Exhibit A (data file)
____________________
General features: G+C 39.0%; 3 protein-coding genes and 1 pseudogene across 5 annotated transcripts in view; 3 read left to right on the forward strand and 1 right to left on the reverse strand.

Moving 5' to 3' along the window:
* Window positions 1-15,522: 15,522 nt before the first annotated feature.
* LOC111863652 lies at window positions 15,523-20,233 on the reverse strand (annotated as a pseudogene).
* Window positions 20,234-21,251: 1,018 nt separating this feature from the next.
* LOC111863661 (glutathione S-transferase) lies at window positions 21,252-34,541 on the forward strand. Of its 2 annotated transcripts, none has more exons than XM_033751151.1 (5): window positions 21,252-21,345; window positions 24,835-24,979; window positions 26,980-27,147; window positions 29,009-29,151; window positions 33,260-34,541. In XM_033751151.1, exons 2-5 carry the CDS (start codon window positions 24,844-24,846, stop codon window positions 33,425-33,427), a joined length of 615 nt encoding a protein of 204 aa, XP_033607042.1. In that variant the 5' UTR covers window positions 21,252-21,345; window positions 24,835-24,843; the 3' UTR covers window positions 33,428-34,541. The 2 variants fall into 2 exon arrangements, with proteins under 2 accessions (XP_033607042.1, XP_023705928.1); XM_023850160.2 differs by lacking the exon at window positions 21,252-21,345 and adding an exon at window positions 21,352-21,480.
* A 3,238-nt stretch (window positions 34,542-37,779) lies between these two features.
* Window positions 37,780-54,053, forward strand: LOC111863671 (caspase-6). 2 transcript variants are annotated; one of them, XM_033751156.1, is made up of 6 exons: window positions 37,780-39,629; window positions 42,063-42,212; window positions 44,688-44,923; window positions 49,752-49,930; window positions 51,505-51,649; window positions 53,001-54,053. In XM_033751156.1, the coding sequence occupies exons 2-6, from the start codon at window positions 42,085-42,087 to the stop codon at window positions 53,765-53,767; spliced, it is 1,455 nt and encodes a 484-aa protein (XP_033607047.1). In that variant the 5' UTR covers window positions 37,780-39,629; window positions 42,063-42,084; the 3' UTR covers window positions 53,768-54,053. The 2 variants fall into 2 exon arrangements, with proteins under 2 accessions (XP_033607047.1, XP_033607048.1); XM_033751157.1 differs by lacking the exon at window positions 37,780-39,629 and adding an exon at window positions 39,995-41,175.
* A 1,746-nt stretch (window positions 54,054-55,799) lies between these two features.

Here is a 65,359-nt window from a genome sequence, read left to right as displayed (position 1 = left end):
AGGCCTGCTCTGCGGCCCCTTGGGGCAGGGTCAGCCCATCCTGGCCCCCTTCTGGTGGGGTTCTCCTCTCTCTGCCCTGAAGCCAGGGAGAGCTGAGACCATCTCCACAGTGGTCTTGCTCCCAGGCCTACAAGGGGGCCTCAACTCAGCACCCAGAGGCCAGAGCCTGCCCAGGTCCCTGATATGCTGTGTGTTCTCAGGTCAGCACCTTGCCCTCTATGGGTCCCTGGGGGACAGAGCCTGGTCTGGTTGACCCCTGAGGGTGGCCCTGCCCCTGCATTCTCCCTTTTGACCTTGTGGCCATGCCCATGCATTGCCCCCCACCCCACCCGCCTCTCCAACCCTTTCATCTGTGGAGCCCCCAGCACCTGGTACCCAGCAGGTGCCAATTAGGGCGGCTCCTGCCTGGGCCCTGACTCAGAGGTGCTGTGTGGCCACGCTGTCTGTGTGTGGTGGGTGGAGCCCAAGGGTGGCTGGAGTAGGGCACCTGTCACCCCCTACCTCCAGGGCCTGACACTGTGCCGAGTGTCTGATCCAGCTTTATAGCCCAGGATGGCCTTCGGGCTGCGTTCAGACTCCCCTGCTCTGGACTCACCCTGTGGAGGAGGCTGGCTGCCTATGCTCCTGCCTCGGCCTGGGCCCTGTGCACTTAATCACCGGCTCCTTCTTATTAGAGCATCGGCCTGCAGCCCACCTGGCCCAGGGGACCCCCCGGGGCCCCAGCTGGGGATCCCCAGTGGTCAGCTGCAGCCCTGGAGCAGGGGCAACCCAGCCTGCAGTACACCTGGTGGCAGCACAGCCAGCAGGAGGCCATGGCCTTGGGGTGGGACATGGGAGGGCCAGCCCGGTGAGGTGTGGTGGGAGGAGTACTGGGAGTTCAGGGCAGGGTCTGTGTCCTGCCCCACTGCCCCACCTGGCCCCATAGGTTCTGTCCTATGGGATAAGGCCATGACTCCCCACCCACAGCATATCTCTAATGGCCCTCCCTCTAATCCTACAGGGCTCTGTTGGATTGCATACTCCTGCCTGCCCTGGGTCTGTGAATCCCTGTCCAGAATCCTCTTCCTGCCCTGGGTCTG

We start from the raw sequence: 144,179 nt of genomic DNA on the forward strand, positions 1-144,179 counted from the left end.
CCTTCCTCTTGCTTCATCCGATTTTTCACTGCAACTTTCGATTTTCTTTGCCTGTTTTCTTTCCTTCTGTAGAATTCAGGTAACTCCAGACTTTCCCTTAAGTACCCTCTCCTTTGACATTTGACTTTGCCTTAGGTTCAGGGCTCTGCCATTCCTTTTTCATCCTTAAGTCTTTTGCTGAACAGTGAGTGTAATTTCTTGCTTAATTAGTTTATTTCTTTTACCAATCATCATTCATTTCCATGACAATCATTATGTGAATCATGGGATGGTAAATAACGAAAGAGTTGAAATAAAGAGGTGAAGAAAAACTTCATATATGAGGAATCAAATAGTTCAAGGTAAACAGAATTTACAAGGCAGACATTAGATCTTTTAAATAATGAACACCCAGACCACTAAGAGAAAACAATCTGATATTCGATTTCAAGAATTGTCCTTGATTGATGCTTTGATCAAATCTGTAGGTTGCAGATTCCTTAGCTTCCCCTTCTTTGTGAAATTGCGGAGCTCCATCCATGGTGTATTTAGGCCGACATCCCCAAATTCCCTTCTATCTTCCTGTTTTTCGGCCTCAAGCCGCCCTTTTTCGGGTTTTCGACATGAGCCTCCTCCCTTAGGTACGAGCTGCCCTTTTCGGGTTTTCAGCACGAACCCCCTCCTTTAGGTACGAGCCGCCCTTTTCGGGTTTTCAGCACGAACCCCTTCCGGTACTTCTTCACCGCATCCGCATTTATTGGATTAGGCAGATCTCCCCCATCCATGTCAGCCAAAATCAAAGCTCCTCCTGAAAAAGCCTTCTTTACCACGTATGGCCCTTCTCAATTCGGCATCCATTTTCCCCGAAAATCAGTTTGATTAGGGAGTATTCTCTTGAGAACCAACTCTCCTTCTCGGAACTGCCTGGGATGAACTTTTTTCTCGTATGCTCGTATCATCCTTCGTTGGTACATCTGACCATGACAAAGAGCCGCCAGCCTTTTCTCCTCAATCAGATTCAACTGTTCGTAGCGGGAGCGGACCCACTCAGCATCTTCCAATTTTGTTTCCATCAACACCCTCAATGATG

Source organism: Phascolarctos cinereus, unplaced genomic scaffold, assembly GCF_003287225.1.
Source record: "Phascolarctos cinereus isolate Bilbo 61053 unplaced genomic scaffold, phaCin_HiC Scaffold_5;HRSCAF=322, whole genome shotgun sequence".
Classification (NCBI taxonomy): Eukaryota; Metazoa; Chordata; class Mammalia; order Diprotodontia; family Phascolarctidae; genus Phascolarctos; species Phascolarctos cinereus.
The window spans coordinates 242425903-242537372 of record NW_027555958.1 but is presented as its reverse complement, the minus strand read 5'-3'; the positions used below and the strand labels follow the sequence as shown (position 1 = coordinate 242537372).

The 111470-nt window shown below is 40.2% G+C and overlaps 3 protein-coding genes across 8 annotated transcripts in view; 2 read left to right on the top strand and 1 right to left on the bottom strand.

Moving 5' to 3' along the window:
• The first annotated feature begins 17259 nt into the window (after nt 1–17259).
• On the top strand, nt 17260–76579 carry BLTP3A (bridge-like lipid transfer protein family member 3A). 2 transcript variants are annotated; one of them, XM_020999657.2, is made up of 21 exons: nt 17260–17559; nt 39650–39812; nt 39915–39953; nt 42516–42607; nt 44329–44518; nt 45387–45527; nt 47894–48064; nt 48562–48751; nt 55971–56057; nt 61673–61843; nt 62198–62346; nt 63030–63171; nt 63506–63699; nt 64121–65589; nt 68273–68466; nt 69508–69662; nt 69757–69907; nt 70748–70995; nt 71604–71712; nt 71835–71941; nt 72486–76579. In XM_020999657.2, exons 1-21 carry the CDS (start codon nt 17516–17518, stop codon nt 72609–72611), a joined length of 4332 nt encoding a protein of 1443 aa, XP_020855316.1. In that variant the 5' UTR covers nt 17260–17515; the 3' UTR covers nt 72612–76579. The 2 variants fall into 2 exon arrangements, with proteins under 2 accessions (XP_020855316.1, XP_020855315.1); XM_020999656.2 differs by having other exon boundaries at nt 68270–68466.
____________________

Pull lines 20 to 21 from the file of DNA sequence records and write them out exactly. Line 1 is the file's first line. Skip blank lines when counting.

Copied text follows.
• The first annotated feature begins 17259 nt into the window (after nt 1–17259).
• On the top strand, nt 17260–76579 carry BLTP3A (bridge-like lipid transfer protein family member 3A). 2 transcript variants are annotated; one of them, XM_020999657.2, is made up of 21 exons: nt 17260–17559; nt 39650–39812; nt 39915–39953; nt 42516–42607; nt 44329–44518; nt 45387–45527; nt 47894–48064; nt 48562–48751; nt 55971–56057; nt 61673–61843; nt 62198–62346; nt 63030–63171; nt 63506–63699; nt 64121–65589; nt 68273–68466; nt 69508–69662; nt 69757–69907; nt 70748–70995; nt 71604–71712; nt 71835–71941; nt 72486–76579. In XM_020999657.2, exons 1-21 carry the CDS (start codon nt 17516–17518, stop codon nt 72609–72611), a joined length of 4332 nt encoding a protein of 1443 aa, XP_020855316.1. In that variant the 5' UTR covers nt 17260–17515; the 3' UTR covers nt 72612–76579. The 2 variants fall into 2 exon arrangements, with proteins under 2 accessions (XP_020855316.1, XP_020855315.1); XM_020999656.2 differs by having other exon boundaries at nt 68270–68466.